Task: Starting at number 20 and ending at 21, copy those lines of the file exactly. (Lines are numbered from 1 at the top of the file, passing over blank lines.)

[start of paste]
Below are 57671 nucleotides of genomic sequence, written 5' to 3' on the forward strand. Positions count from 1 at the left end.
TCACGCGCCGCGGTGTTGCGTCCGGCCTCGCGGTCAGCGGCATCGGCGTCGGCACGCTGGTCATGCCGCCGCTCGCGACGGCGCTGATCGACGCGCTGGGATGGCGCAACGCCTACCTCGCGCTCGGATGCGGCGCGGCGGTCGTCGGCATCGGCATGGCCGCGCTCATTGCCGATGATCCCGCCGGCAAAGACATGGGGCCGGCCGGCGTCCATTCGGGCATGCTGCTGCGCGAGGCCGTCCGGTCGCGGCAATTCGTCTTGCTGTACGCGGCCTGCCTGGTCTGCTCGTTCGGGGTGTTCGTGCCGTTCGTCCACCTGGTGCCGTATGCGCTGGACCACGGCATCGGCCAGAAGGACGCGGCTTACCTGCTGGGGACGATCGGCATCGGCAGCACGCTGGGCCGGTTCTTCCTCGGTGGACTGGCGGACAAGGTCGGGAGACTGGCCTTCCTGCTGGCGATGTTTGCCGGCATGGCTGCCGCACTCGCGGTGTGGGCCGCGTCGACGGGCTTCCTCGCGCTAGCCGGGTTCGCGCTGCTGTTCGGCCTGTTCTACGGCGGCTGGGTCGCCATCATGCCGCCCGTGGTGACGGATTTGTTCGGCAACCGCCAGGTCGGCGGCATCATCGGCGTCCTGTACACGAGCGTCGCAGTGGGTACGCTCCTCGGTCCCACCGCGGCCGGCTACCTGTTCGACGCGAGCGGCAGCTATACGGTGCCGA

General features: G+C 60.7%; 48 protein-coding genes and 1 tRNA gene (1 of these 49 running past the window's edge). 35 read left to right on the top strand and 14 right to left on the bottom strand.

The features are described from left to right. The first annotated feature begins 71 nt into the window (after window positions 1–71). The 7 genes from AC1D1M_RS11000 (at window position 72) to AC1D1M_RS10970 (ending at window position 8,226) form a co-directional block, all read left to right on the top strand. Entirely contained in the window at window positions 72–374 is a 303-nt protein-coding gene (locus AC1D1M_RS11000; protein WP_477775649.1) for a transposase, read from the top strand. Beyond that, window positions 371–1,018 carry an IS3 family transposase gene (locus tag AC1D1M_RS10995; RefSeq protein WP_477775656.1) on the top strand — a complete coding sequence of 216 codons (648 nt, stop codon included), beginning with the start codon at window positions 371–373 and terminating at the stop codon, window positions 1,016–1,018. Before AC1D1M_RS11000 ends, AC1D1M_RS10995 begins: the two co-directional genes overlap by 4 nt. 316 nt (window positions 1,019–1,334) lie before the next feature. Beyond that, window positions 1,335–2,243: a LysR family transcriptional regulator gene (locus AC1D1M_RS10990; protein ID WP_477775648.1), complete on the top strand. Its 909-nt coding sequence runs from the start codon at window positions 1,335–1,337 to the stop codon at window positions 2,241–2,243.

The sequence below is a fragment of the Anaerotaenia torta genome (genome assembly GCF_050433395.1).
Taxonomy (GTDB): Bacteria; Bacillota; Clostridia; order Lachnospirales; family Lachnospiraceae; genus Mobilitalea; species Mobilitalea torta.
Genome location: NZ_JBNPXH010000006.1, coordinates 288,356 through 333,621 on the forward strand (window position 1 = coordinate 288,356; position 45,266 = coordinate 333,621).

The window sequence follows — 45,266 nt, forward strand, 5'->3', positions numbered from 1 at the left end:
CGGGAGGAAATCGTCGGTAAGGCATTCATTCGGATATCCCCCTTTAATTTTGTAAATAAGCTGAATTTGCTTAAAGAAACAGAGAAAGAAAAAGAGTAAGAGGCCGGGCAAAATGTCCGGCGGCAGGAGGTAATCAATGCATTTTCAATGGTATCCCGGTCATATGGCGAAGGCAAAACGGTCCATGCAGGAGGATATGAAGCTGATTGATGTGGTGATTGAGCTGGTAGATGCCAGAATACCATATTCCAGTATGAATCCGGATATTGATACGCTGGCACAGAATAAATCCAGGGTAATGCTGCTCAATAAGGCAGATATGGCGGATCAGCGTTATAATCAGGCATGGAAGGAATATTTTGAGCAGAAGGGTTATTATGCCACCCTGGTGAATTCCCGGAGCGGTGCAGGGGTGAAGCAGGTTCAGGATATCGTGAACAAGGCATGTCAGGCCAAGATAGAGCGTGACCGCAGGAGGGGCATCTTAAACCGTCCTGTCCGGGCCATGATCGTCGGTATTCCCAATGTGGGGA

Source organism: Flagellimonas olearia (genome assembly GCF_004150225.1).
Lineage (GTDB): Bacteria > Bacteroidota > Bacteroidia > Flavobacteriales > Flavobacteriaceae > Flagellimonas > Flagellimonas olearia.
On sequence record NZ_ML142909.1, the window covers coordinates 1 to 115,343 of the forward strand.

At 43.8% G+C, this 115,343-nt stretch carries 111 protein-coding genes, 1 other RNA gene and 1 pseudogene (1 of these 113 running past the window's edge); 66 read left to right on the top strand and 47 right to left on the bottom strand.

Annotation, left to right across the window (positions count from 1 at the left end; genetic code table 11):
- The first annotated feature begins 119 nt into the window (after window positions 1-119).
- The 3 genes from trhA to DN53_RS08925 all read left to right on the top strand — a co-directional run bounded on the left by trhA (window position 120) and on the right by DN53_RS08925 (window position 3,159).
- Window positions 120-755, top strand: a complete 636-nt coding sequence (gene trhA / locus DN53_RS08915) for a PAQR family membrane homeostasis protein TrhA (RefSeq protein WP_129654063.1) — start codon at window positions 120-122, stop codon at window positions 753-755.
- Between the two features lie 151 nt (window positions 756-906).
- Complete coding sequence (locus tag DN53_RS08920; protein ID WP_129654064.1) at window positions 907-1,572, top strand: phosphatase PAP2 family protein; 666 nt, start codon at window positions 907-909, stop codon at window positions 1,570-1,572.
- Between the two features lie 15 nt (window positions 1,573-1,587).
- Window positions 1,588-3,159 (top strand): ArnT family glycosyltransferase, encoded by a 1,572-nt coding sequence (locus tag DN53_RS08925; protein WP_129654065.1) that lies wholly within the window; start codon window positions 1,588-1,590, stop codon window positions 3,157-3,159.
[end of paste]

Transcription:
- Between the two features lie 15 nt (window positions 1,573-1,587).
- Window positions 1,588-3,159 (top strand): ArnT family glycosyltransferase, encoded by a 1,572-nt coding sequence (locus tag DN53_RS08925; protein WP_129654065.1) that lies wholly within the window; start codon window positions 1,588-1,590, stop codon window positions 3,157-3,159.